Breaking Intersectional

South African artist Mmakgosi Kgabi will perform her work “Shades of a Queen” on September 21. | THOMAS AURIN

South African artist Mmakgosi Kgabi will perform her work “Shades of a Queen” on September 21. | THOMAS AURIN

Through contemporary performance and visual art curated from around the world, Queer New York International examines and broadens current notions of queer and the geographies that define it. This year’s fourth annual festival features US and New York premieres by artists from Bulgaria, Croatia, France/ Morocco, South Africa, Switzerland, and the US.

Events begin with an “ecosexual extravaganza” and film screening by San Francisco-based artists Annie Sprinkle and Beth Stephens.

Festival favorite Ivo Dimchev returns with two shows: “Facebook Theater,” an interactive theatrical experiment with actors performing a text that will be created by a Facebook audience in real-time and a performance of 15 songs from his other shows.

The fourth annual Queer New York International Arts Festival starts September 16

Africa has been added into the mix for 2015. In this year’s program introduction, festival curator Zvonimir Dobrović says a special block of programming will be dedicated to artists from different African countries in future fests.

Marya Wethers, who has curated US and African artist exchanges through the Suitcase Fund, was invited by Dbrovic to participate in the festival, specifically by programming African artists.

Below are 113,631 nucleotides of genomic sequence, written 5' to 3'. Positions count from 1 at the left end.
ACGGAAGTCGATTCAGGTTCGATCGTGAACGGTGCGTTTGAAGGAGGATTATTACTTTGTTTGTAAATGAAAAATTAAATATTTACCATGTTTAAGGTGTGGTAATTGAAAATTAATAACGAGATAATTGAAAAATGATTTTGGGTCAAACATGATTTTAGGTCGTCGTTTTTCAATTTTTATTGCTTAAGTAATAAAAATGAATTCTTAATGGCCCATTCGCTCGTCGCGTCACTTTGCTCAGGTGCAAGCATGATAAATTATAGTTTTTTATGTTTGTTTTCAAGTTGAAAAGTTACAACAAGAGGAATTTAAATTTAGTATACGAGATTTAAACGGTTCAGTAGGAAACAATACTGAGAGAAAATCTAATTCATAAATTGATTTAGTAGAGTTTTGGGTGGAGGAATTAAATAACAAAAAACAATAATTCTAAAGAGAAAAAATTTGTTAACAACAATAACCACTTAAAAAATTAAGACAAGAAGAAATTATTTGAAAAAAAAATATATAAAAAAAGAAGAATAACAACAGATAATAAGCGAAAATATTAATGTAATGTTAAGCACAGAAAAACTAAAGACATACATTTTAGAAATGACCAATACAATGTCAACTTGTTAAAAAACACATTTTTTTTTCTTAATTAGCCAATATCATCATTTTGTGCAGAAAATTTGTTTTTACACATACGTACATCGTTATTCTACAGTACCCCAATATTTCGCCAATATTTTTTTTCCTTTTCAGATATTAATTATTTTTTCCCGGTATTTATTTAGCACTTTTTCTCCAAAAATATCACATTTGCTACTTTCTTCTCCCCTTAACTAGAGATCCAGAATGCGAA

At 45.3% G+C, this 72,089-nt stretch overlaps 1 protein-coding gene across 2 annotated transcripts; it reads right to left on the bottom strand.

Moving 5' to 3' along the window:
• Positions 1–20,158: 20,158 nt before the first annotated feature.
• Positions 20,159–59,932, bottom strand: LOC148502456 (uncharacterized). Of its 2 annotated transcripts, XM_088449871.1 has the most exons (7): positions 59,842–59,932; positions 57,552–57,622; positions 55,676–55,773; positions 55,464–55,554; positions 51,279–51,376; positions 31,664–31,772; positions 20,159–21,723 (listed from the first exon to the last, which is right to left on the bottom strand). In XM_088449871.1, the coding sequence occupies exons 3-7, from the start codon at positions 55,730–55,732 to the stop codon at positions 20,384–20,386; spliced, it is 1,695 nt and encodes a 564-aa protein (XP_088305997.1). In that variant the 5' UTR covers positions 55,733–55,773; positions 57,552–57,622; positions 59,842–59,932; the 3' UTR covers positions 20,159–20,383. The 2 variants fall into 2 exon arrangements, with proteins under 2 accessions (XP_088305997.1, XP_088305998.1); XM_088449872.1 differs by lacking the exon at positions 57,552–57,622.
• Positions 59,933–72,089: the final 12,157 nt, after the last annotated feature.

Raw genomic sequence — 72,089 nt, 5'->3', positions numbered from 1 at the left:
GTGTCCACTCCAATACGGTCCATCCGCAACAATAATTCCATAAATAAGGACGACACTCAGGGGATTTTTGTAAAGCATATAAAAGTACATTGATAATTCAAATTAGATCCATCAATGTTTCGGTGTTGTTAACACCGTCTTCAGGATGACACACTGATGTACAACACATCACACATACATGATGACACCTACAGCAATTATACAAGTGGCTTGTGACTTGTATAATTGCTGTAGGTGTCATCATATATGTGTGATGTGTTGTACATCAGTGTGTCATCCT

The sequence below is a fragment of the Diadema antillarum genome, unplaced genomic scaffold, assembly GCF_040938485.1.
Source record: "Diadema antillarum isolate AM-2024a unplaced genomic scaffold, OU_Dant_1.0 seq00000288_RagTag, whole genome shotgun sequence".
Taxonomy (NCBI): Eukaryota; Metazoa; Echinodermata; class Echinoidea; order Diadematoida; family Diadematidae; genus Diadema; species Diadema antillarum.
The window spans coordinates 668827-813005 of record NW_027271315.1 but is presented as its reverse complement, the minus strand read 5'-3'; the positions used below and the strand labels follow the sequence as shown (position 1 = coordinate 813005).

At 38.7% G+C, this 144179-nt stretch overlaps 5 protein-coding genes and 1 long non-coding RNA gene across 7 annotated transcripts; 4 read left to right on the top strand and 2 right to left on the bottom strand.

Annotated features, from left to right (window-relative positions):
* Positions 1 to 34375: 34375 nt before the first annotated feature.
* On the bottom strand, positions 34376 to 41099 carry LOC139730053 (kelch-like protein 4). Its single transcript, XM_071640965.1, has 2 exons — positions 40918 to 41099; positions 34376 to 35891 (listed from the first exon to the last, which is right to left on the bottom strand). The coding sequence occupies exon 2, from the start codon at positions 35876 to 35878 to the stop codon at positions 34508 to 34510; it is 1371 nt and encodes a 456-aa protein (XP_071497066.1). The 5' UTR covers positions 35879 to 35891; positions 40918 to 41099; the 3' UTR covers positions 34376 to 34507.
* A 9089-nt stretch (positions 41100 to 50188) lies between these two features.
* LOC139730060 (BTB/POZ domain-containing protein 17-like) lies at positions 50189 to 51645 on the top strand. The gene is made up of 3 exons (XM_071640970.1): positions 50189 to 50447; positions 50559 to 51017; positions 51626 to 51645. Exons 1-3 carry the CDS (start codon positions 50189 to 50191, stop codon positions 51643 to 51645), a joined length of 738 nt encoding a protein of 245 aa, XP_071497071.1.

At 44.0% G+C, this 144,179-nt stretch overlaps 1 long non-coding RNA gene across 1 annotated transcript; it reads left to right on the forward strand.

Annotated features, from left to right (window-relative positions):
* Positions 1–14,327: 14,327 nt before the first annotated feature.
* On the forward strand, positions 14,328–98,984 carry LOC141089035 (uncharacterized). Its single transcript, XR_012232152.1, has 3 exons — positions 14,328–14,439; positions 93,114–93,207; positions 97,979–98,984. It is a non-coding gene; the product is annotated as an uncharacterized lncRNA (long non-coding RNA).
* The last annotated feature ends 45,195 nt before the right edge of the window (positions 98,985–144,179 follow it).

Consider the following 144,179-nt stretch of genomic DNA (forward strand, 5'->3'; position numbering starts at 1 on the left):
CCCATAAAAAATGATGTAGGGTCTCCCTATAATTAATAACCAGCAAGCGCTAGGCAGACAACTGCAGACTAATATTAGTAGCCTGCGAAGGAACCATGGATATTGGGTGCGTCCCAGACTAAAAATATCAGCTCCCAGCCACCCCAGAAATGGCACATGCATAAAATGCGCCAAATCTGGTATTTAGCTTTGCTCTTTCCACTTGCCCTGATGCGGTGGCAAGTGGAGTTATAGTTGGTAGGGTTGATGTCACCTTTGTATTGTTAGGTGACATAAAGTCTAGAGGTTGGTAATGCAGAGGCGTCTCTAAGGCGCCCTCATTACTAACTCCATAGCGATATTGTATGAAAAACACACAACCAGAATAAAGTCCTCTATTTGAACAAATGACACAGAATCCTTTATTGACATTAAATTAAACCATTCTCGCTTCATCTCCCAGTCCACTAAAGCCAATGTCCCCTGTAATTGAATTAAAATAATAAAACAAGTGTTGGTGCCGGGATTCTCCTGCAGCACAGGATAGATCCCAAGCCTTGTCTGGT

“The conversation,” she told Gay City News, “is to develop this into a residency that takes place prior to QNY, and also, to invite other artists to come and be here during the festival and show works-in-progress at different venues, with one or two headliners.”

Wethers added, “This year is a pilot. Next year, hopefully, we’ll start to do more.”

Wethers curated this year’s performance by South African artist Mmakgosi Kgabi, based on the artist’s activism. Gay City News interviewed Kgabi about her work, life, and perspective as a queer South African woman now living in Germany.

“When Black Lives Matter erupted in the States,” Kgabi said, “I was working with Stompie Selibe, a fine artist in South Africa. He interpreted my script into paintings and in the end I wrote on one of the paintings ‘Black Lives Matter, All Lives Matter, Black Lives Matter, All Lives Matter,’ repeatedly. South Africa was at that moment experiencing a burst of xenophobic attacks, so in our context this made sense to me. During the Apartheid era, the phrase Black Lives Matter was also apt.”

Despite guarantees enshrined in that country’s constitution, Kgabi said, “In South Africa there are certain parts of the country which have an air of unsafety for people of queer identity and for women. Government law and street law are at loggerheads. Traditionalists and vigilantes are constantly harassing and murdering people of queer orientation and it is not often that the perpetrators are brought to justice.”

The US and South Africa are “further down the line” than her original home Botswana, where homosexual acts are illegal. Only last year, the gay and lesbian group Legabibo won a landmark legal case in that country’s High Court, allowing it to be officially registered.

While the German government has only allowed for civil unions, Kgabi said that “socially living in Berlin is an explosion of openness on the queer spectrum. So my journey through Botswana, [to] South Africa, to Germany has felt like a personal liberation and I have let my guard down more along the way. I have walked toward myself and away from myself in a very necessary manner.”

“My work comes always from a personal spring board,” Kgabi added. “I work with the background of my clown training” and the clown works with tragedy and joy — and this is the state of our lives.”

“Circus arts are big in South Africa,” Wethers, told Gay City News. “Many artists find their way into contemporary performance from there.”

Kgabi’s “Shades of a Queen” (September 21, 8 p.m. at Abrons) is a coming-of-age, coming-to-self, coming-out piece exploring the identity constructs of an African queer child.